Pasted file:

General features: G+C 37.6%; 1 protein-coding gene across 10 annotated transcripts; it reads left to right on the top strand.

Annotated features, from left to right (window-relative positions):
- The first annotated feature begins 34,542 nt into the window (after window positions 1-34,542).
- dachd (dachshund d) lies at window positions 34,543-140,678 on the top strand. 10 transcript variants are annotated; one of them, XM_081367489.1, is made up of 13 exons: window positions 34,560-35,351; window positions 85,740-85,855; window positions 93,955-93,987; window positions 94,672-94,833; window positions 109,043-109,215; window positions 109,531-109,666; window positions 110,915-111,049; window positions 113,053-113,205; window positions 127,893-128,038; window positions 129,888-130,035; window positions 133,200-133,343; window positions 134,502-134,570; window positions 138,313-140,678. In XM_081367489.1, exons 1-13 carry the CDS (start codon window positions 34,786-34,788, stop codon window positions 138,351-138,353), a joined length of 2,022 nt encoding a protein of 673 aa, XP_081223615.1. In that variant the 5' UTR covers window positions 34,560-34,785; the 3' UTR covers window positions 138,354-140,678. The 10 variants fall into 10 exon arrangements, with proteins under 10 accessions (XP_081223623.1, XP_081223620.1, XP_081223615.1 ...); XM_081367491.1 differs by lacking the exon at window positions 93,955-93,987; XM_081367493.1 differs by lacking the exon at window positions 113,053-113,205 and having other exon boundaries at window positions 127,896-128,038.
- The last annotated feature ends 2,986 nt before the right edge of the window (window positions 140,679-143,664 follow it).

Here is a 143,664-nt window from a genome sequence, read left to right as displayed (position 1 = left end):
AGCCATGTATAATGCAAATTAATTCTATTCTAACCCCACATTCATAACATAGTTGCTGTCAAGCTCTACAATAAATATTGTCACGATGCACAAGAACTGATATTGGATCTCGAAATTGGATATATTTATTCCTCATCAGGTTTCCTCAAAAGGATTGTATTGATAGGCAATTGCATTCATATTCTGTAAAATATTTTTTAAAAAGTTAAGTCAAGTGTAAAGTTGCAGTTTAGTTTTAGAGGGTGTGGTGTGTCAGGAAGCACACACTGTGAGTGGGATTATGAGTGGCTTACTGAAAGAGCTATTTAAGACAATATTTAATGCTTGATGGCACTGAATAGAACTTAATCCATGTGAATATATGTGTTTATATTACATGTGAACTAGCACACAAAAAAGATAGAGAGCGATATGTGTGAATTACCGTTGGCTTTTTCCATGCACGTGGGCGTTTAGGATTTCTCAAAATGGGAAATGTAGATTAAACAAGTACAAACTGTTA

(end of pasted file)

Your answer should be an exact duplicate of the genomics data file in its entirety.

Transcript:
General features: G+C 37.6%; 1 protein-coding gene across 10 annotated transcripts; it reads left to right on the top strand.

Annotated features, from left to right (window-relative positions):
- The first annotated feature begins 34,542 nt into the window (after window positions 1-34,542).
- dachd (dachshund d) lies at window positions 34,543-140,678 on the top strand. 10 transcript variants are annotated; one of them, XM_081367489.1, is made up of 13 exons: window positions 34,560-35,351; window positions 85,740-85,855; window positions 93,955-93,987; window positions 94,672-94,833; window positions 109,043-109,215; window positions 109,531-109,666; window positions 110,915-111,049; window positions 113,053-113,205; window positions 127,893-128,038; window positions 129,888-130,035; window positions 133,200-133,343; window positions 134,502-134,570; window positions 138,313-140,678. In XM_081367489.1, exons 1-13 carry the CDS (start codon window positions 34,786-34,788, stop codon window positions 138,351-138,353), a joined length of 2,022 nt encoding a protein of 673 aa, XP_081223615.1. In that variant the 5' UTR covers window positions 34,560-34,785; the 3' UTR covers window positions 138,354-140,678. The 10 variants fall into 10 exon arrangements, with proteins under 10 accessions (XP_081223623.1, XP_081223620.1, XP_081223615.1 ...); XM_081367491.1 differs by lacking the exon at window positions 93,955-93,987; XM_081367493.1 differs by lacking the exon at window positions 113,053-113,205 and having other exon boundaries at window positions 127,896-128,038.
- The last annotated feature ends 2,986 nt before the right edge of the window (window positions 140,679-143,664 follow it).

Here is a 143,664-nt window from a genome sequence, read left to right as displayed (position 1 = left end):
AGCCATGTATAATGCAAATTAATTCTATTCTAACCCCACATTCATAACATAGTTGCTGTCAAGCTCTACAATAAATATTGTCACGATGCACAAGAACTGATATTGGATCTCGAAATTGGATATATTTATTCCTCATCAGGTTTCCTCAAAAGGATTGTATTGATAGGCAATTGCATTCATATTCTGTAAAATATTTTTTAAAAAGTTAAGTCAAGTGTAAAGTTGCAGTTTAGTTTTAGAGGGTGTGGTGTGTCAGGAAGCACACACTGTGAGTGGGATTATGAGTGGCTTACTGAAAGAGCTATTTAAGACAATATTTAATGCTTGATGGCACTGAATAGAACTTAATCCATGTGAATATATGTGTTTATATTACATGTGAACTAGCACACAAAAAAGATAGAGAGCGATATGTGTGAATTACCGTTGGCTTTTTCCATGCACGTGGGCGTTTAGGATTTCTCAAAATGGGAAATGTAGATTAAACAAGTACAAACTGTTA